Hello! Welcome to the Quivering Daughters website. Please note that this site is no longer being updated with new material but I hope you find the archives helpful. God bless you.

Me, Myself, and Shame

Why is it when someone uses our names in conversation, it is usually for emphasis in a negative way? I can still hear mine rolled out like it was a thousand times . . . “Hil-la-ry!”

“Don’t be so defensive, Hil-la-ry!”

Here is an entry from my journal, from a time I was about sixteen years old.

I just feel kind of alone right now. I feel bad because dad said I responded defensively to something he said, which I really am trying not to do. I did not feel defensive, mean to sound defensive, or even have a single reason to be defensive. So it is discouraging.

I try to let it go when he gets frustrated at me, but it’s like, he is always getting onto me for how I react to something he says. If I try to explain why I may have said something a certain way or reacted in a certain manner—he shuts me off as being defensive.

I am trying to be patient. But it makes me cry and grit my teeth and sometimes long for when I can be out on my own and not have to deal with it. Wrong attitude I know. But it’s getting so that I don’t know how to say anything without it “sounding defensive”. And even if the total concept of self-defense never even occurs to me, dad still often perceives and treats me like I’ve reacted defensively.

It hurts and is discouraging and is really unfair of him. I can’t avoid talking to him—I don’t want to not talk to him. But sometimes even casual conversation is difficult because I’m just waiting for him to pounce on something and label it defensive. It’s like he expects it, is looking for it. I don’t know what to do. Just be very patient and continue trying to watch myself and let things go. He’s probably under a lot of stress and is taking it out on me or something. I hope I can get better, be better. God, help.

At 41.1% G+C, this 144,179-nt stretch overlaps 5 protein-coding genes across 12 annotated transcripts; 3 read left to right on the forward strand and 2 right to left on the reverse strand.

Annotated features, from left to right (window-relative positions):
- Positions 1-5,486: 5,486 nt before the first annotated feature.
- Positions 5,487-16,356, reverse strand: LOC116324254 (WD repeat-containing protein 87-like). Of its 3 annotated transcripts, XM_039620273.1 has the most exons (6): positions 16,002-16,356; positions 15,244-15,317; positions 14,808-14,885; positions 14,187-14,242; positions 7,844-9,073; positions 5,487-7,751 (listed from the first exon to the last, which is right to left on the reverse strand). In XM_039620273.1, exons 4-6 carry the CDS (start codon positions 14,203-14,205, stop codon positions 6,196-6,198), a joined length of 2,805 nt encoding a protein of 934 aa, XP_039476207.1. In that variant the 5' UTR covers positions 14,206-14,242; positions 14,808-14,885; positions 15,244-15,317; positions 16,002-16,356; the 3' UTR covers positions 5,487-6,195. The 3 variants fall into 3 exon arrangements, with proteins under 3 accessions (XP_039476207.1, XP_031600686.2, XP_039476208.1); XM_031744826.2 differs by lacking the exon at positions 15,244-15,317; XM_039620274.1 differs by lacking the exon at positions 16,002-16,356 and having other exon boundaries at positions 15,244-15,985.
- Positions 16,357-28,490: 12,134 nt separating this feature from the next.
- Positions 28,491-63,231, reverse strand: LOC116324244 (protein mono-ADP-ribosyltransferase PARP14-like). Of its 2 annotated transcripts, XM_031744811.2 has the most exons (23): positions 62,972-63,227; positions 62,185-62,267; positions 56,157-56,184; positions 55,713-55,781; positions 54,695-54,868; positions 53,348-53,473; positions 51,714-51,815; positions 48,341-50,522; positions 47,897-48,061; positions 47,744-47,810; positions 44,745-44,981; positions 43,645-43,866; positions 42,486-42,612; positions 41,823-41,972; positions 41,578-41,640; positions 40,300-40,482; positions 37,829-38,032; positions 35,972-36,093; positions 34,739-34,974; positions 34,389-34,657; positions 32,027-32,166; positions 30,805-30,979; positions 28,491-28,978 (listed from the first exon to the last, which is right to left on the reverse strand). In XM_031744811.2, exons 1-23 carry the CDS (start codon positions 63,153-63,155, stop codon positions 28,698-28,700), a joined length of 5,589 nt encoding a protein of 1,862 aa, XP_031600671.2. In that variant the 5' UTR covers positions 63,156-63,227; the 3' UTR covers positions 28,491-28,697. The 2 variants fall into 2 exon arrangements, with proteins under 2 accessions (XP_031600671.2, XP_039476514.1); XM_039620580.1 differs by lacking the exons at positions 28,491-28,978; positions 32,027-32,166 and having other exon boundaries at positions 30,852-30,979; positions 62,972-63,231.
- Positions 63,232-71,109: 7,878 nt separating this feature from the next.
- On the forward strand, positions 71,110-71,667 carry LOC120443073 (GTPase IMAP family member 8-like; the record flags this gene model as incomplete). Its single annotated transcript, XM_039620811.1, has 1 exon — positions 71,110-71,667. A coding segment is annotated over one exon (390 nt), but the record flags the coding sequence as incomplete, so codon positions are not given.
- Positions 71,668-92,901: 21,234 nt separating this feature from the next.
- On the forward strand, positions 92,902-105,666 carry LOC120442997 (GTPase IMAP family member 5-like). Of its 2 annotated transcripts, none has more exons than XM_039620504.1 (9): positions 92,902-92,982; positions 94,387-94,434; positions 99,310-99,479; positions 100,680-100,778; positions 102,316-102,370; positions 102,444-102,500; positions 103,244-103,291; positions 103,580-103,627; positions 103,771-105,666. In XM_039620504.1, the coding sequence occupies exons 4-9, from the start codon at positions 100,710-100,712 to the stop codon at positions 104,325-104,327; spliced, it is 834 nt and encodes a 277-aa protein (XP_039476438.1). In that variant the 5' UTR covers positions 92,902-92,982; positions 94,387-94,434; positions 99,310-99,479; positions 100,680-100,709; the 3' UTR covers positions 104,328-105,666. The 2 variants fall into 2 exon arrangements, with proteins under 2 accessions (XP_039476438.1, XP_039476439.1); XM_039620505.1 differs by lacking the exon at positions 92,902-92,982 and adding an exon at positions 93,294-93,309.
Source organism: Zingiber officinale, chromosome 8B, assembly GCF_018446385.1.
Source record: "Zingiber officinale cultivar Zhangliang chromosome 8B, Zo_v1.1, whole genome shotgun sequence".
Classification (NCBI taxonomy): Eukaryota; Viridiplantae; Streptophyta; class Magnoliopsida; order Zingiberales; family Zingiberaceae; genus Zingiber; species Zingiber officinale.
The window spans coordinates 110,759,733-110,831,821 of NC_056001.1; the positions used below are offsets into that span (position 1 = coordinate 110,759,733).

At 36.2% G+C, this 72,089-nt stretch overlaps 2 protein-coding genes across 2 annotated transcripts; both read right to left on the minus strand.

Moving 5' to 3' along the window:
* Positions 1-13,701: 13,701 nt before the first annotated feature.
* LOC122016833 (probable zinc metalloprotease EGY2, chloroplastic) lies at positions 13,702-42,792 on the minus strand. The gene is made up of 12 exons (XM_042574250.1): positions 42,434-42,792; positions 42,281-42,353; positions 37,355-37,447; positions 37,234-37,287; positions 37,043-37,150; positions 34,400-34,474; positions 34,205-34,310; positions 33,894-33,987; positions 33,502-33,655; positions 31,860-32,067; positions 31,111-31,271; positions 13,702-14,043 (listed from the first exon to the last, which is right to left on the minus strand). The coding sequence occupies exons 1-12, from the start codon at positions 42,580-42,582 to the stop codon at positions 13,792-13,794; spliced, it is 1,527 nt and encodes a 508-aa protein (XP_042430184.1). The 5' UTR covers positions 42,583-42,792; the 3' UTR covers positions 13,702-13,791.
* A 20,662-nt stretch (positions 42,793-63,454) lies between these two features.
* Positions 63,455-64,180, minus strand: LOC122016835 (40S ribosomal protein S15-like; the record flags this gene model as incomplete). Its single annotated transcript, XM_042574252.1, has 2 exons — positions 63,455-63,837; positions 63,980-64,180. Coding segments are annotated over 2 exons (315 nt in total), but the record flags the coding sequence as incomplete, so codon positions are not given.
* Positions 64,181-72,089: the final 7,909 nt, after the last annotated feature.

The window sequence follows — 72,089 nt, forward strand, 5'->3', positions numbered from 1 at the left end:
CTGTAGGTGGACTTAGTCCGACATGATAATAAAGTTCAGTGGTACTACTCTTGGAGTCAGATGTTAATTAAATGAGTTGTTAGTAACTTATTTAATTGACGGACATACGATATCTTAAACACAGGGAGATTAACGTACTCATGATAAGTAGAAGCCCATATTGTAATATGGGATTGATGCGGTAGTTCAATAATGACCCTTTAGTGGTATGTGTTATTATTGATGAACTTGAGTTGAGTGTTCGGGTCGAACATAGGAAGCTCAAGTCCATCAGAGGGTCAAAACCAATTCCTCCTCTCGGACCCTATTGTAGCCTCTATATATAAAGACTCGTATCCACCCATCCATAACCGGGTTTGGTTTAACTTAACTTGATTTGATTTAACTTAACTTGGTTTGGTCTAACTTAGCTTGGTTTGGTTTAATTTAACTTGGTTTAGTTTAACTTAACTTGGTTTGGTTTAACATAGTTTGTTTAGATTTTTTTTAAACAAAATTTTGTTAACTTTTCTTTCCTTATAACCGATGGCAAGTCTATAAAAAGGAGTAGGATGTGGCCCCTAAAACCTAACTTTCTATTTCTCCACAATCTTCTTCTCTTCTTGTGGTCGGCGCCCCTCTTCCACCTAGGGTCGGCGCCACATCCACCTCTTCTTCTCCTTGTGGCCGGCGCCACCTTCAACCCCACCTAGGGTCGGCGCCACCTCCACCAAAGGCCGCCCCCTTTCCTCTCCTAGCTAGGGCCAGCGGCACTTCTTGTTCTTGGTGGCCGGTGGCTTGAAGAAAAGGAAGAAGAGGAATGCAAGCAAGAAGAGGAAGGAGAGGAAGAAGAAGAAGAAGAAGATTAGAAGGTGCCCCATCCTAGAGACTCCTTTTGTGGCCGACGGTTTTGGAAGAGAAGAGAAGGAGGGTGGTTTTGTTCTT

This is one glimpse out of a thousand other moments that stacked like bricks in a wall around my soul. The shame of feeling as though I never measured up—the very core of who I was as a person: thoughts, dreams, ideas, interests, being—constantly under attack and criticism, and the labels slapped like curses across my face, all compounded my confusion and torment.

It is no wonder that self-deprecation became my forte—almost as though my agreement with the perceptions of others towards myself somehow, in a very sick way, gave me something in common with them. Common ground produces camaraderie and temporarily relieves some of the pressure, eases tension, and numbs the sting. Yet just as we speak out of the abundance of the heart, my self-deprecation poured out of a heart overflowing with shame.

Women who have been trained by shame often become very needy. I know that I did; codependence overtook me like a wall of water, soaking every inch. Are you mad at me? Do you really like it, or are you just saying that? We need lots of reassurance; when we learn that you are truly sincere, we become infatuated with making you happy. Many times this can lead to poor choices in relationships and exhaust well-meaning friends.